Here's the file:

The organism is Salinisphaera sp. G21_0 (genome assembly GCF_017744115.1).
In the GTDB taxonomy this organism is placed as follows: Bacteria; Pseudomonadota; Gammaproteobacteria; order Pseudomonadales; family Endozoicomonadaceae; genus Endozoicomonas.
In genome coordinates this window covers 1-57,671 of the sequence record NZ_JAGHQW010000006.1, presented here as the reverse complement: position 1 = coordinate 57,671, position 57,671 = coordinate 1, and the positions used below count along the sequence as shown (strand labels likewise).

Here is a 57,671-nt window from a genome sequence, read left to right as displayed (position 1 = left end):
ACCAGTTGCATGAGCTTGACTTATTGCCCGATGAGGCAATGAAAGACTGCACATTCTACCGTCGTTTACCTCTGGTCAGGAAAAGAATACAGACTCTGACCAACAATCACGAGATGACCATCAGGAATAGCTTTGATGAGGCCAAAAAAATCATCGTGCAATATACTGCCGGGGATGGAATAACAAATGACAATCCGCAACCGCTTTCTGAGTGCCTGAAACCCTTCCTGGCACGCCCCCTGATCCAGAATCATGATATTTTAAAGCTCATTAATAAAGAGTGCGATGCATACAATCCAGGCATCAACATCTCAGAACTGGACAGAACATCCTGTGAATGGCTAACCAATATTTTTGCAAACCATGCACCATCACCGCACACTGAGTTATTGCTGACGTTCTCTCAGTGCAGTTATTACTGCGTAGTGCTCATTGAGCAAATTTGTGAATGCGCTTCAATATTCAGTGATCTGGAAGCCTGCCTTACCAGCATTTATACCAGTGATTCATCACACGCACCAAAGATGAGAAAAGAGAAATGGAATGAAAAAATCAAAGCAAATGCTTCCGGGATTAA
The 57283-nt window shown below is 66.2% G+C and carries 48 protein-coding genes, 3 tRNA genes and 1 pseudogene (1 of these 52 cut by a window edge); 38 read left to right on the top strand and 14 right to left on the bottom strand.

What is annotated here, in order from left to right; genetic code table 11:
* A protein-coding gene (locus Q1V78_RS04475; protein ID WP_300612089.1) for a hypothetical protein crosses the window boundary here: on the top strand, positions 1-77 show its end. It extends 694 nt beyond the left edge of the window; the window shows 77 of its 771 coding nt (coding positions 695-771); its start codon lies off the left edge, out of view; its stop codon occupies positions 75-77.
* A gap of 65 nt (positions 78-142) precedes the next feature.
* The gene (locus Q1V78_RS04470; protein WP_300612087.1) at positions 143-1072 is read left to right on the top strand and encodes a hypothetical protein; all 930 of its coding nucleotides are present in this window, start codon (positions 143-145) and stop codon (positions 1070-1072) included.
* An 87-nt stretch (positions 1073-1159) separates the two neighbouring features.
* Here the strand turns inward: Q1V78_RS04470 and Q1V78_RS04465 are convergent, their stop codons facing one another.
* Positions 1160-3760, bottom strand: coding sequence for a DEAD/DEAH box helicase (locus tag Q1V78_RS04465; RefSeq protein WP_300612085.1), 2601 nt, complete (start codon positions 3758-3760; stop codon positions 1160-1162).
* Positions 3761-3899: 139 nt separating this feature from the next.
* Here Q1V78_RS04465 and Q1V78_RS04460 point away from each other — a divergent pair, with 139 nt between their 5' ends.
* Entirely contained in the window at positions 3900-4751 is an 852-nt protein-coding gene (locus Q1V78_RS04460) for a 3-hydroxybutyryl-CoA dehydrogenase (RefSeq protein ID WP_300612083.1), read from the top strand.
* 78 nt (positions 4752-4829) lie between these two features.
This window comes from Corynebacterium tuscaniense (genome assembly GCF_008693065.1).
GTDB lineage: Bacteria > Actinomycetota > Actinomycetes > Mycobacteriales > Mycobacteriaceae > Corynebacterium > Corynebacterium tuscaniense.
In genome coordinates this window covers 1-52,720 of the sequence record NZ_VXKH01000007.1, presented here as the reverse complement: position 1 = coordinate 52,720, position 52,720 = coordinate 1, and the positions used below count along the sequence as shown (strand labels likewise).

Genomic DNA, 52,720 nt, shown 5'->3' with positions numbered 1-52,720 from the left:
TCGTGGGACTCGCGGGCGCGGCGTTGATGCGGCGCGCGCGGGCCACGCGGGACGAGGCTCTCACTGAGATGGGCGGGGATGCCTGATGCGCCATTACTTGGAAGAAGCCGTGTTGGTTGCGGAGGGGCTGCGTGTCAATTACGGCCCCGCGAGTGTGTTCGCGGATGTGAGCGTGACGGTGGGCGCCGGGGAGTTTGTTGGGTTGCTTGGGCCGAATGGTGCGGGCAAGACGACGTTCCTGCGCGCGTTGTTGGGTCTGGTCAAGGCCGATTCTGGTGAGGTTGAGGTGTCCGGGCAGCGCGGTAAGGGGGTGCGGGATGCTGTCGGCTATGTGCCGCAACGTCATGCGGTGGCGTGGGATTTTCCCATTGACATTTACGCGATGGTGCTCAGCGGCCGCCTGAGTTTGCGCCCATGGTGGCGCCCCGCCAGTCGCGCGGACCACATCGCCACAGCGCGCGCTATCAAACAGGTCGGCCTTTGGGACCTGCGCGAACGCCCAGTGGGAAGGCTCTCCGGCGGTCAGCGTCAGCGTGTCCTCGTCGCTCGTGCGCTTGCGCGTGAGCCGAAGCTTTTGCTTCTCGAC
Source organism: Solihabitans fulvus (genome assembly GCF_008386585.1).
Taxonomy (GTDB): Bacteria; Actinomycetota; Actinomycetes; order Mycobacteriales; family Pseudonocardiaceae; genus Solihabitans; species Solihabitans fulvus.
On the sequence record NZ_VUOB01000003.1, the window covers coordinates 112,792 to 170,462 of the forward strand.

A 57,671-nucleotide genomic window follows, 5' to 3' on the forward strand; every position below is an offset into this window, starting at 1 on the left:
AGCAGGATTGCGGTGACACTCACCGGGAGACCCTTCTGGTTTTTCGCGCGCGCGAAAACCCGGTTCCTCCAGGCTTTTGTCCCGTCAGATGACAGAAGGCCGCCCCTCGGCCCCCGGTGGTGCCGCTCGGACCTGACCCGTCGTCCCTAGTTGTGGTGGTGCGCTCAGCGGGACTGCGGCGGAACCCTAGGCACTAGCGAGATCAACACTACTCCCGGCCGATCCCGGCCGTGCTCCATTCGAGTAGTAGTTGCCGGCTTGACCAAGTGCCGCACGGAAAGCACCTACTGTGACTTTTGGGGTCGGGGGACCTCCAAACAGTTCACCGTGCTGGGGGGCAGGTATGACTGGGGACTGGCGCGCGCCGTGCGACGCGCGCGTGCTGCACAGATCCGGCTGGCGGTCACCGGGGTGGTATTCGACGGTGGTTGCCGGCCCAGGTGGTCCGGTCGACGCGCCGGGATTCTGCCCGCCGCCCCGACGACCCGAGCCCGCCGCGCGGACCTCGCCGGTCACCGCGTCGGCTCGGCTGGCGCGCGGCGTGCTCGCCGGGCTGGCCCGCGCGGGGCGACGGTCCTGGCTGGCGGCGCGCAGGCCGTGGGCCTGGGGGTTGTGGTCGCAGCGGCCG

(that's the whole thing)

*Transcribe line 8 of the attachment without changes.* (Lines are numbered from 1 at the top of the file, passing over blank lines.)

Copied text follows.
* A protein-coding gene (locus Q1V78_RS04475; protein ID WP_300612089.1) for a hypothetical protein crosses the window boundary here: on the top strand, positions 1-77 show its end. It extends 694 nt beyond the left edge of the window; the window shows 77 of its 771 coding nt (coding positions 695-771); its start codon lies off the left edge, out of view; its stop codon occupies positions 75-77.